I was no stranger to Bali. But I knew this trip was going to be different. It was for the Toughmudder in Bali. Oh yeah. Waaaayyyy different! As I sat on the window seat of the Airasia flight, on a turbulent Friday night, it slowly dawned on me that the turbulence was more inside me, than outside. This was probably the 4th time that I was visiting Bali. I have rode a motorbike through the entire island in the past, and even stopped here on the way to my epic trip in East Timor. I had seen pretty much every […]

Getting muddy in the Island of Gods: Toughmudder in Bali

Yap airport micronesia
Manila It was an uneventful flight to Manila. I was no stranger to the Philippines. I lived here for 4 years. And even after I moved my base from the Philippines to the urbanscape that people called Singapore, I had visited Manila a couple of times. So, nothing exciting awaited me in Manila, save a couple of planned meetups with old friends. If you are looking for something interesting to do in Manila, go offbeat and check out the Ermita region for some amazing street photography opportunities. Owing to some confusion in my seat booking, Jetstar gave me a free upgrade to […]

Island-hopping on an airplane: Singapore to Palau

When people usually think of the Philippines, the first images that come to mind are either the densely populated streets of Manila, or many of the thousands of islands and the white, sandy beaches they hold. Very few people equate Philippines with a grand mountain range. Until they visit the cordilleras! Luzon is the largest island of the Philippines, and located at its north-central section, is the Cordillera Administrative Region – a massive mountain range that occupies a total of 6 provinces. And if you are hearing this for the first time, a cordillera is a Spanish term which implies what I […]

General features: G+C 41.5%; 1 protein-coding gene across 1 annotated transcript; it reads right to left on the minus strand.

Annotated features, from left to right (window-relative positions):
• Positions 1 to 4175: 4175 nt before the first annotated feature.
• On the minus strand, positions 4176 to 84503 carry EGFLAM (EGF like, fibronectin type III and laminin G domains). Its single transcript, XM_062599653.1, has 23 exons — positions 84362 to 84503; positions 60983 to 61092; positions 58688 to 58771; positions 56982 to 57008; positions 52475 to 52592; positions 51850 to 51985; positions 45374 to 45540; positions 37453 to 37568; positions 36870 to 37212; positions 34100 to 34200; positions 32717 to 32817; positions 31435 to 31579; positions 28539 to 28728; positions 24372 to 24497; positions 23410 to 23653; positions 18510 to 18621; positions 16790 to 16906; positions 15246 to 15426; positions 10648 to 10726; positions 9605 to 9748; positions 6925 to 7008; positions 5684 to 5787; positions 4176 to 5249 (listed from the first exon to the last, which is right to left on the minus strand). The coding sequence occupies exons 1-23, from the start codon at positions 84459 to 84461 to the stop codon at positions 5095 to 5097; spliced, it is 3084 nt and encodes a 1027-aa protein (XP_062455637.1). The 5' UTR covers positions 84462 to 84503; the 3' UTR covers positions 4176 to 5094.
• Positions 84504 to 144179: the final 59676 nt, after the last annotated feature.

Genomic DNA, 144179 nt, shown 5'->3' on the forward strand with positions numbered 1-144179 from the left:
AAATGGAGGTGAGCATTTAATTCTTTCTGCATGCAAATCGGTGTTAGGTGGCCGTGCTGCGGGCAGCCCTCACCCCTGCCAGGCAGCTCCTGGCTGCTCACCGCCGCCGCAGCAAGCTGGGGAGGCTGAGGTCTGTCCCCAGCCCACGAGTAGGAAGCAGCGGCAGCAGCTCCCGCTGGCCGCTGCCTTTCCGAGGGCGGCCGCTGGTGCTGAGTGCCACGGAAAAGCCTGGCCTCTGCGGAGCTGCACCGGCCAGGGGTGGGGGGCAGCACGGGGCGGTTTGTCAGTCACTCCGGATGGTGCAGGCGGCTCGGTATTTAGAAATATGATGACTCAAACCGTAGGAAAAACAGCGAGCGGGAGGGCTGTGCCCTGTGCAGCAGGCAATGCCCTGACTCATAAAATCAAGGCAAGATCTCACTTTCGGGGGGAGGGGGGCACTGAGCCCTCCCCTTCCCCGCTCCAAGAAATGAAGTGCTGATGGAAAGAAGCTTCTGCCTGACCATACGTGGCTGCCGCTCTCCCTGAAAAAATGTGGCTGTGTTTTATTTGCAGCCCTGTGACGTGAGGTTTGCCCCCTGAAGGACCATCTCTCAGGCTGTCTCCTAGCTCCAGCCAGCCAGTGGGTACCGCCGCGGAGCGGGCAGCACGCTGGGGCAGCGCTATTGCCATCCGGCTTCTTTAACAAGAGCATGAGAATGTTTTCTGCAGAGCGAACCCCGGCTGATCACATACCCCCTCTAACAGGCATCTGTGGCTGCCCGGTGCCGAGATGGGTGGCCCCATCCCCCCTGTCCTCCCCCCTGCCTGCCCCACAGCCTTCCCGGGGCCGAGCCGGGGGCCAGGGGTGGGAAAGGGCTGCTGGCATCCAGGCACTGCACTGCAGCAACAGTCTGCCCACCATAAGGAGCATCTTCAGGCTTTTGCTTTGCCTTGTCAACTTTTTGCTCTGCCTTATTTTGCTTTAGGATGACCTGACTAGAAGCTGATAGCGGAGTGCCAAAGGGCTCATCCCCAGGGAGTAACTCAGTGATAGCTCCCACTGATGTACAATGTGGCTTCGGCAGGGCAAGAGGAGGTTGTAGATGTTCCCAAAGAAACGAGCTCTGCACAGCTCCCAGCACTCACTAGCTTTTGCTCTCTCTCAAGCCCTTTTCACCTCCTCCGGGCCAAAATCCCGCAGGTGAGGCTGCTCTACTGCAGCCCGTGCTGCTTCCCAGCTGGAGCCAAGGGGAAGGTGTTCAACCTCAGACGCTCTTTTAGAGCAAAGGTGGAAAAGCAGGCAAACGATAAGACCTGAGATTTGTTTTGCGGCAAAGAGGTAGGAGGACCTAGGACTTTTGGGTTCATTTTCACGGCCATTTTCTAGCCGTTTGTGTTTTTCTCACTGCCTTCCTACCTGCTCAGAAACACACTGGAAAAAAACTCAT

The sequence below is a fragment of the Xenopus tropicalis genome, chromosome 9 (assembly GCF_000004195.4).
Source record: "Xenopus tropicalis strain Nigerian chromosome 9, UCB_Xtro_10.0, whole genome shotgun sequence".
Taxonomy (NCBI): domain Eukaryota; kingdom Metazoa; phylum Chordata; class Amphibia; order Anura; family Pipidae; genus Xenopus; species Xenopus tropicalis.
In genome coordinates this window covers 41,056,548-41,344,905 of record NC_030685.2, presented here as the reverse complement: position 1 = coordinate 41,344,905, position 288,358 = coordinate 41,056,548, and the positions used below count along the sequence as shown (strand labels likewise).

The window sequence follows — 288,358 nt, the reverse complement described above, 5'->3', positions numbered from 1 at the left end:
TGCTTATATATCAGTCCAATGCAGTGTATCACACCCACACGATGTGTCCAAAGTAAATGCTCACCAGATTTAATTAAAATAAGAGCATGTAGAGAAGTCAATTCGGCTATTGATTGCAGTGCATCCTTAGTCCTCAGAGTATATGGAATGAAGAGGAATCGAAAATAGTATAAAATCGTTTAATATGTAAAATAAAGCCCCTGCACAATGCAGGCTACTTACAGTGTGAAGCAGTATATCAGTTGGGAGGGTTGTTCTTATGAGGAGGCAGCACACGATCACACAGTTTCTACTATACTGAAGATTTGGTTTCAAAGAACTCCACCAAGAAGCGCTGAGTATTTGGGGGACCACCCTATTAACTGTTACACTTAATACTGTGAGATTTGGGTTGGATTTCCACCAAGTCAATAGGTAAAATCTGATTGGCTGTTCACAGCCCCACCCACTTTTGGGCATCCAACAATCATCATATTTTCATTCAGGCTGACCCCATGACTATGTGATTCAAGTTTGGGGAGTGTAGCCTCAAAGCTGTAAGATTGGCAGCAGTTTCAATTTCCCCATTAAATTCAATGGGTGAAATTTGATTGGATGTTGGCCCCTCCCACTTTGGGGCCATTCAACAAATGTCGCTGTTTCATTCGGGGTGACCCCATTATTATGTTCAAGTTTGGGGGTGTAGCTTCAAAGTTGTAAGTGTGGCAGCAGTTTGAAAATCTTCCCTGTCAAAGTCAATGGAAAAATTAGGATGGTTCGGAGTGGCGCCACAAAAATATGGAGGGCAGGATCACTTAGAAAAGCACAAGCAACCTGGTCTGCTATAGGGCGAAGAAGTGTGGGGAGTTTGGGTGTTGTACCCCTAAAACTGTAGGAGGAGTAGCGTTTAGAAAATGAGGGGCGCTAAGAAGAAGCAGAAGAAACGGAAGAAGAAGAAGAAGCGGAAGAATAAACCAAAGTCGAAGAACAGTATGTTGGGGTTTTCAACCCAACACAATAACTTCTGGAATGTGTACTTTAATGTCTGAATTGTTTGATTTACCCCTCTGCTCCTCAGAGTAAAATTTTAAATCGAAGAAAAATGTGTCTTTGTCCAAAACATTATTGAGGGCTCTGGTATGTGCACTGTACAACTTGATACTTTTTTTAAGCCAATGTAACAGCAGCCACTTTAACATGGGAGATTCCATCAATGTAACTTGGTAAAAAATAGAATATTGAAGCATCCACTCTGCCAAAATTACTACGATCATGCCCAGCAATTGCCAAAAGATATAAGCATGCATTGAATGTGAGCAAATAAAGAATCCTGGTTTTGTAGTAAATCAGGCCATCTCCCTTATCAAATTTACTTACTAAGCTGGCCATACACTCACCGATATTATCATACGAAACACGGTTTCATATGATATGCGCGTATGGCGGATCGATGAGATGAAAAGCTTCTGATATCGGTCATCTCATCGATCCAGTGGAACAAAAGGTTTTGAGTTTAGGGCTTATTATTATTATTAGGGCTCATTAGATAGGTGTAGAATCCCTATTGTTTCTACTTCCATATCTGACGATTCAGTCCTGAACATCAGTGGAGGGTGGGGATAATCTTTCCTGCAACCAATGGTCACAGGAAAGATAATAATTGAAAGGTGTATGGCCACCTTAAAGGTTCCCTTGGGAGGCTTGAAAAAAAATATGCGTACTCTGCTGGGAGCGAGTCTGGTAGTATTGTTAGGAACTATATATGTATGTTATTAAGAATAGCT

Visiting the Cordilleras: The lesser known Philippines

While everybody goes to Luang Prabang to enjoy the alms ceremony and the waterfalls nearby (have to blog about both some other time), one of my first impressions of this Lao cultural centre, was captured by a night market. Click here: to check out the Iranian markets of Doha, Qatar. Laos is the Rapunzel of South East Asia. Extremely beautiful, but hid away from mainstream eyes. With a good mix of socialist core values, and creeping commercialism, some interesting and much-needed laws (did you know foreigners will be jailed if they have sex with a local person!), and a very colourful culture, Laos […]

The Sisavangvong night market: Luang Prabang, Laos

I see a lot of museums in my travels, but never blog about them. None, except one. The war remnants museum in Ho Chi Minh City, had that impact on me. Located in the bustling District 3, it is one of the most visited tourist attractions in Ho Chi Minh City. The Vietnamese name is a little too hard on the mouth (Bao Tang Chung Tich Trien Tranh!), but thankfully you can ask anyone for the war museum, and they will guide you there. Depending on the diplomatic relations between Vietnam and United States, the name has been changing for […]

The war remnants museum: Ho Chi Minh City, Vietnam

Philippines wartime flag
Scroll down for the answer. Click here for previous quizzes. Click here for the hall of fame of scores. Qn: Look carefully at the military flag of the Philippines, and tell me why is it unique? Answer: The wartime flag of the Philippines is their national flag, only inverted. This is unique among world flags. Cracked by nobody, this one! Click here for the hall of fame of scores! Click here : to check out my Philippines episodes.

Been there, learnt that! Quiz #18

The view from Kampong glam to the Sultan Mosque